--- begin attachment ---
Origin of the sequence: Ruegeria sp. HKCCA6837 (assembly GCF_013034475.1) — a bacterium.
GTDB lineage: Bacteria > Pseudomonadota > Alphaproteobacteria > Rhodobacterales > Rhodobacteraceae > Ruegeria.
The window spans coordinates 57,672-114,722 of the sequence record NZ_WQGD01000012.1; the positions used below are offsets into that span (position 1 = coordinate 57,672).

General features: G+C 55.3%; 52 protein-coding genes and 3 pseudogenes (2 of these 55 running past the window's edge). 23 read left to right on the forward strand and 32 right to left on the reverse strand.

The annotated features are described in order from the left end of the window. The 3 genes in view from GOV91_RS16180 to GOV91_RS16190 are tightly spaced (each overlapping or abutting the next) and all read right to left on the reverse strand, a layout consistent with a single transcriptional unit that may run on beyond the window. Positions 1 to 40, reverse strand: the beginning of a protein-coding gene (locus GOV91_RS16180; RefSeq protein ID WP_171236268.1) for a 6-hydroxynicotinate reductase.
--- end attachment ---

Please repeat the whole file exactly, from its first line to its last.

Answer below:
Origin of the sequence: Ruegeria sp. HKCCA6837 (assembly GCF_013034475.1) — a bacterium.
GTDB lineage: Bacteria > Pseudomonadota > Alphaproteobacteria > Rhodobacterales > Rhodobacteraceae > Ruegeria.
The window spans coordinates 57,672-114,722 of the sequence record NZ_WQGD01000012.1; the positions used below are offsets into that span (position 1 = coordinate 57,672).

General features: G+C 55.3%; 52 protein-coding genes and 3 pseudogenes (2 of these 55 running past the window's edge). 23 read left to right on the forward strand and 32 right to left on the reverse strand.

The annotated features are described in order from the left end of the window. The 3 genes in view from GOV91_RS16180 to GOV91_RS16190 are tightly spaced (each overlapping or abutting the next) and all read right to left on the reverse strand, a layout consistent with a single transcriptional unit that may run on beyond the window. Positions 1 to 40, reverse strand: the beginning of a protein-coding gene (locus GOV91_RS16180; RefSeq protein ID WP_171236268.1) for a 6-hydroxynicotinate reductase.